Mormon parents meet their dead gay son’s boyfriend in new musical

‘It isn’t about religion being bad, or gay being good,’ says Facing East producer

The Mormons are back on stage, but it may not be what you think. While the creators of South Park continue to satirize the Church of Jesus Christ of Latter-day Saints on Broadway, in Vancouver a more serious and intimate look at the Mormon religion is taking shape, with the world premiere of the new musical, Facing East.

Based on Carol Lynn Pearson’s 2005 play of the same name, this musical version Facing East tells the story of a Mormon couple coming terms with their gay son’s suicide.

Told in a series of flashbacks as the parents linger at their son’s gravesite following his funeral, they attempt to reconcile the link between his sexuality, their religion and the role they might have played in his death.

When they meet their son’s boyfriend in the cemetary, they begin to learn who their son really was.

Pearson writes from personal experience, as her husband of 12 years, Gerald, would eventually leave her to fulfill “his need for an emotional and physical relationship with a man.” Devout Mormons, both Pearson and her husband struggled with his desires and their love for each other. Even as they went their separate ways, they remained connected. Her ex-husband even chose to live out his final days by her side after contracting AIDS.

While Pearson insists Facing East is not a metaphor for the death of her husband, it was their relationship that became the impetus for both the play and her LGBT activism within the Mormon Church.

“I was born into women’s issues and married into gay issues,” Pearson says. “My experience with Gerald brought me to a deep understanding of how badly we treat gay people. Religion should be helpful, and it often hinders.”

Mormon teachings on homosexuality are similar to a number of other religions. Mormons believe it’s okay to be gay as you don’t act on it. It’s a sentiment that Fighting Chance Productions’ artistic director, Ryan Mooney, is all too familiar with, having previously directed Bare: A Pop Opera in 2011. But where Bare took a hardline approach to the Catholic Church’s attitude towards homosexuality, Facing East takes a more balanced approach to trying to reconcile Mormonism and homosexuality.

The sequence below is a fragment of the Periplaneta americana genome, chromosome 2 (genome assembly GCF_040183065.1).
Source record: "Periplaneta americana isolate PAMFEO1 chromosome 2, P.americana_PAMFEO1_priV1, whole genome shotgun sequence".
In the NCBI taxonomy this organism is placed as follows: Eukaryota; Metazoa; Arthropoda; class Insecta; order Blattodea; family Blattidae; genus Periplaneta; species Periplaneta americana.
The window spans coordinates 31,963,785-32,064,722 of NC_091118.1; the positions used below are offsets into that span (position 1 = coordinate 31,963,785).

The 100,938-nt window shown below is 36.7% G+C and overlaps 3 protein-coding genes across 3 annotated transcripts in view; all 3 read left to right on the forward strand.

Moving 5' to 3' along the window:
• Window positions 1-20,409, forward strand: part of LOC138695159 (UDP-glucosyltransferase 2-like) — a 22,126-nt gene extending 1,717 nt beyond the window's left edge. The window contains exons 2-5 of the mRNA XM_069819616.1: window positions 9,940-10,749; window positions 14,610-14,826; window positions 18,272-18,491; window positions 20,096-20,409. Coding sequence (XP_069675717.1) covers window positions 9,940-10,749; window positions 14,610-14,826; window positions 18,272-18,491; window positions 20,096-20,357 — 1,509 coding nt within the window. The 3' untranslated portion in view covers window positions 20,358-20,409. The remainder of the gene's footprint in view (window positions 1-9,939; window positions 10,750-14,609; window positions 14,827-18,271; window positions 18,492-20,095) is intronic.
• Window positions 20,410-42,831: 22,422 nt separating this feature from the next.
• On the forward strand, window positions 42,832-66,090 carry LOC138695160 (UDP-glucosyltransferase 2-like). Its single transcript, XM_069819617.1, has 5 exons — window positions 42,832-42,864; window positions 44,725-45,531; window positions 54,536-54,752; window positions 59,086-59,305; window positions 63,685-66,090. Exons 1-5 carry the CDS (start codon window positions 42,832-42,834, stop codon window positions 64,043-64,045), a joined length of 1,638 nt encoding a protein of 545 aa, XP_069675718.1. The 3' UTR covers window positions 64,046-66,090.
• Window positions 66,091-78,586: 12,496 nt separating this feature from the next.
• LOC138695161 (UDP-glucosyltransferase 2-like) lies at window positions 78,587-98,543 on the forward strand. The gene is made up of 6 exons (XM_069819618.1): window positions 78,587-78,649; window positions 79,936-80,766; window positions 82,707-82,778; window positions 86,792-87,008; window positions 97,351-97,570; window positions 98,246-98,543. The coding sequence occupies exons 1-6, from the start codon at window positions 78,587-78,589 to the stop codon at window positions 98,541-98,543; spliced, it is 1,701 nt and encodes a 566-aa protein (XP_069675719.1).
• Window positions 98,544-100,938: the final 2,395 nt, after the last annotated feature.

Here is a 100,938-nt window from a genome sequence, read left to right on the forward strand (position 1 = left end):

“That is one of the really nice things about Carol Lynn’s story: you get all sides,” Mooney says. “You have the mother who is very much against the idea of homosexuality, and a father trying to figure out how to put all these things together to better understand his son.”


Nate Gardner, the show’s producer who originally approached Pearson about turning her play into a musical, hopes Facing East gets people talking.

“The show doesn’t come across as being preachy, and it certainly isn’t anti-Mormon,” he says. “It isn’t about religion being bad, or gay being good, but talks about more universal terms of how there is a lack of understanding, and there is still a need for people to have conversations around these issues.”

Though Pearson was very much involved in shaping the musical version of her play, she was originally skeptical that it would work.

“My first impulse was to see all this singing and dancing, which of course is ludicrous,” she says. “But as Nate began to talk about his vision, I realized it was going to be a very moving, contained and emotionally powerful piece; like a small opera that would intensify the emotions.”

Facing East
Saturday, April 23–Saturday, May 14, 2016
Jericho Arts Centre, 1675 Discovery St, Vancouver

Editor’s note, May 4, 2016: An earlier photo caption on this story misspelled the name of actor Jesse Alvarez.

Read More About:
Culture, Theatre, Vancouver, Arts

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